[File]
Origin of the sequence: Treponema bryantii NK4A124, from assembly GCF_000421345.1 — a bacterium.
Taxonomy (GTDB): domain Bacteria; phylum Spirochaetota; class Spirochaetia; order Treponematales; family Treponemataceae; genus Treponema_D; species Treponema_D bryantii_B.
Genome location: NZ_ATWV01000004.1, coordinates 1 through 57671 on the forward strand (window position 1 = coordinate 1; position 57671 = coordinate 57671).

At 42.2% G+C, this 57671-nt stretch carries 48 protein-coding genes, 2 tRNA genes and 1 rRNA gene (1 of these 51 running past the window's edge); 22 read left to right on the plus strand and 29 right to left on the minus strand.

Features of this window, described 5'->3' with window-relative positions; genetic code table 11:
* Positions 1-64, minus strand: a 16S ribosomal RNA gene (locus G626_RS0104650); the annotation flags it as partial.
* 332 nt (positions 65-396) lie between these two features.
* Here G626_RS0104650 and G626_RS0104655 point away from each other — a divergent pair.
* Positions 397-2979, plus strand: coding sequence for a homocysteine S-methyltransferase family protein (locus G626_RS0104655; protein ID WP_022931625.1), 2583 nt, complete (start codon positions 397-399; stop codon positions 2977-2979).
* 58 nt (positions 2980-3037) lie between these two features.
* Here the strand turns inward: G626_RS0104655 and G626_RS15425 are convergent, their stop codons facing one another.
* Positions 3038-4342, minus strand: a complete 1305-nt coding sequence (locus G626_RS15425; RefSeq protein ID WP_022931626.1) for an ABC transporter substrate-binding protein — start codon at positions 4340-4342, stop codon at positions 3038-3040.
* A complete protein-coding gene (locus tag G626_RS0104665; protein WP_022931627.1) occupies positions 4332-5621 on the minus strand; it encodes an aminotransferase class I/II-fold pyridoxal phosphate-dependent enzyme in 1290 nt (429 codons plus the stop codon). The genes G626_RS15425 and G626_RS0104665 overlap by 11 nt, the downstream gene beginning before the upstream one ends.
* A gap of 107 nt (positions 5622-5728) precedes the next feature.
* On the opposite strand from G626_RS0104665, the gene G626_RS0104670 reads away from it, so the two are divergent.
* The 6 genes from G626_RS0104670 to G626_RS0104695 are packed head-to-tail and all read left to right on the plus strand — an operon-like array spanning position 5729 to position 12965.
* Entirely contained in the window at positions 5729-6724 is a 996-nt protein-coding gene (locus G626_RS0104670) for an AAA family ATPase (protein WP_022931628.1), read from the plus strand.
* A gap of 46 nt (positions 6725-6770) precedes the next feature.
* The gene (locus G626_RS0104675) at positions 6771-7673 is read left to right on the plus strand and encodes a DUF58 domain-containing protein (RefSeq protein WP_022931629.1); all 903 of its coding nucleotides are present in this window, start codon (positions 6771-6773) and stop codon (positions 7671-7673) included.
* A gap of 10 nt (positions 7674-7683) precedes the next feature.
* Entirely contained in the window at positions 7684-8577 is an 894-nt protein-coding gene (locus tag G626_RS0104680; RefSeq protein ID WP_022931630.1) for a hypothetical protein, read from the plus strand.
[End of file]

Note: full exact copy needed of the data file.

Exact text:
Origin of the sequence: Treponema bryantii NK4A124, from assembly GCF_000421345.1 — a bacterium.
Taxonomy (GTDB): domain Bacteria; phylum Spirochaetota; class Spirochaetia; order Treponematales; family Treponemataceae; genus Treponema_D; species Treponema_D bryantii_B.
Genome location: NZ_ATWV01000004.1, coordinates 1 through 57671 on the forward strand (window position 1 = coordinate 1; position 57671 = coordinate 57671).

At 42.2% G+C, this 57671-nt stretch carries 48 protein-coding genes, 2 tRNA genes and 1 rRNA gene (1 of these 51 running past the window's edge); 22 read left to right on the plus strand and 29 right to left on the minus strand.

Features of this window, described 5'->3' with window-relative positions; genetic code table 11:
* Positions 1-64, minus strand: a 16S ribosomal RNA gene (locus G626_RS0104650); the annotation flags it as partial.
* 332 nt (positions 65-396) lie between these two features.
* Here G626_RS0104650 and G626_RS0104655 point away from each other — a divergent pair.
* Positions 397-2979, plus strand: coding sequence for a homocysteine S-methyltransferase family protein (locus G626_RS0104655; protein ID WP_022931625.1), 2583 nt, complete (start codon positions 397-399; stop codon positions 2977-2979).
* 58 nt (positions 2980-3037) lie between these two features.
* Here the strand turns inward: G626_RS0104655 and G626_RS15425 are convergent, their stop codons facing one another.
* Positions 3038-4342, minus strand: a complete 1305-nt coding sequence (locus G626_RS15425; RefSeq protein ID WP_022931626.1) for an ABC transporter substrate-binding protein — start codon at positions 4340-4342, stop codon at positions 3038-3040.
* A complete protein-coding gene (locus tag G626_RS0104665; protein WP_022931627.1) occupies positions 4332-5621 on the minus strand; it encodes an aminotransferase class I/II-fold pyridoxal phosphate-dependent enzyme in 1290 nt (429 codons plus the stop codon). The genes G626_RS15425 and G626_RS0104665 overlap by 11 nt, the downstream gene beginning before the upstream one ends.
* A gap of 107 nt (positions 5622-5728) precedes the next feature.
* On the opposite strand from G626_RS0104665, the gene G626_RS0104670 reads away from it, so the two are divergent.
* The 6 genes from G626_RS0104670 to G626_RS0104695 are packed head-to-tail and all read left to right on the plus strand — an operon-like array spanning position 5729 to position 12965.
* Entirely contained in the window at positions 5729-6724 is a 996-nt protein-coding gene (locus G626_RS0104670) for an AAA family ATPase (protein WP_022931628.1), read from the plus strand.
* A gap of 46 nt (positions 6725-6770) precedes the next feature.
* The gene (locus G626_RS0104675) at positions 6771-7673 is read left to right on the plus strand and encodes a DUF58 domain-containing protein (RefSeq protein WP_022931629.1); all 903 of its coding nucleotides are present in this window, start codon (positions 6771-6773) and stop codon (positions 7671-7673) included.
* A gap of 10 nt (positions 7674-7683) precedes the next feature.
* Entirely contained in the window at positions 7684-8577 is an 894-nt protein-coding gene (locus tag G626_RS0104680; RefSeq protein ID WP_022931630.1) for a hypothetical protein, read from the plus strand.